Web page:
Interview series with the authors of “Into that Silent Sea,” French and Burgess, Part three
Today in Space History (TISH) has been granted an exclusive opportunity to interview authors Francis French and Colin Burgess based on their book “Into That Silent Sea,” which TISH highly recommends for reading. This is part three.
TISH: Who is your favorite trailblazer and why?
FF: That question is one I am finding is impossible to answer. Some of these people have become good acquaintances, inviting us into their homes and lives when we were researching the book, being generous with their time in ways we could never have hoped for. Other spacefarers have been dead for decades, in some cases almost forgotten, and to research them, talking to colleagues, widows and friends of theirs, to reconstruct their lives until it almost felt like we knew them too, was an especially rewarding experience. Trying to choose between two such different but equally special experiences is just impossible for me.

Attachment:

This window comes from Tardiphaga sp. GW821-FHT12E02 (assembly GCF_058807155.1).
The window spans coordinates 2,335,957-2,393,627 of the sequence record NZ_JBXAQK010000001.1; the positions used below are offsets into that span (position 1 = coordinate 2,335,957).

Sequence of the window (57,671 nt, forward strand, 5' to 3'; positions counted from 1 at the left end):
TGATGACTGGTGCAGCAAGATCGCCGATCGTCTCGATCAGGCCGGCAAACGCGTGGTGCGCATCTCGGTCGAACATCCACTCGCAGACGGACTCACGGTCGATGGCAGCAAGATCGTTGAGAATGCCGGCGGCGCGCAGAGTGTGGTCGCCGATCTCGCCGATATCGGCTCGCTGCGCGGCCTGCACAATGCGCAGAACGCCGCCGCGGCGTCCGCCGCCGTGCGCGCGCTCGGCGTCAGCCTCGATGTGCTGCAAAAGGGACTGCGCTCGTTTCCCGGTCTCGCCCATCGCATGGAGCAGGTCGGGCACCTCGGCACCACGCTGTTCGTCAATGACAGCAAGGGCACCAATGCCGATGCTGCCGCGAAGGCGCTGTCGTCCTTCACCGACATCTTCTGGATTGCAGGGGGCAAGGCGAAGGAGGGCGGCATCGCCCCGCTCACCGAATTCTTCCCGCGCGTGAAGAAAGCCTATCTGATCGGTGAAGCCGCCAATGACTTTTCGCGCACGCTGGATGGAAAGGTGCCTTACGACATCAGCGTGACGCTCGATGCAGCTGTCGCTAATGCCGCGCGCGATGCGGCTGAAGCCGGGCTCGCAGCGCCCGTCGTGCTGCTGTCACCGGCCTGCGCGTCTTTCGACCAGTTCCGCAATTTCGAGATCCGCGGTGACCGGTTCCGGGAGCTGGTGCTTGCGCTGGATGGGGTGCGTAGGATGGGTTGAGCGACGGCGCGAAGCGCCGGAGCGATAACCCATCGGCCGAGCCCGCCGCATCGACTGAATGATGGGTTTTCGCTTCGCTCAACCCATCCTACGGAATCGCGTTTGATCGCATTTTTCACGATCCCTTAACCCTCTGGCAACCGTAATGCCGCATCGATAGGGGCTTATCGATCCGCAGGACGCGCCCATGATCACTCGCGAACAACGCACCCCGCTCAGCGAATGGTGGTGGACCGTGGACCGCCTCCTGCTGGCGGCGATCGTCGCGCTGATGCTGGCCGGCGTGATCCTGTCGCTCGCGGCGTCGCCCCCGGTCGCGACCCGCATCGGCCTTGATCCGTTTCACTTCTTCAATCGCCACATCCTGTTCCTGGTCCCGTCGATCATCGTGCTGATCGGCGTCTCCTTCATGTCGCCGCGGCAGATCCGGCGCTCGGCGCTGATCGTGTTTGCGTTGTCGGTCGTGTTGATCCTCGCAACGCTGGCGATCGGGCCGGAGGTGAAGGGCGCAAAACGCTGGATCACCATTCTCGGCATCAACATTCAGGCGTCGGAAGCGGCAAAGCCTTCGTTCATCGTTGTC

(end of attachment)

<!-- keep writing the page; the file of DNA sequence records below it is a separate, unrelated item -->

CB: While I totally agree with Francis, I would have to nominate John Glenn as my favourite trailblazer for the simple reason that it was his Mercury flight back in 1962 that first ignited my childhood interest in astronauts and space flight. Growing up in Australia I never dared to dream that I would ever get to meet any of my Mercury astronaut heroes, and yet in latter years I not only got to meet four of them, but became friends with two. And that’s something I will always treasure. I still haven’t met John Glenn, although Francis has, but in 1998 I made a special trip to Orlando to see him launched on the STS-95 mission – my only ‘live’ launch to date.
~ by tellinghistory on December 12, 2007.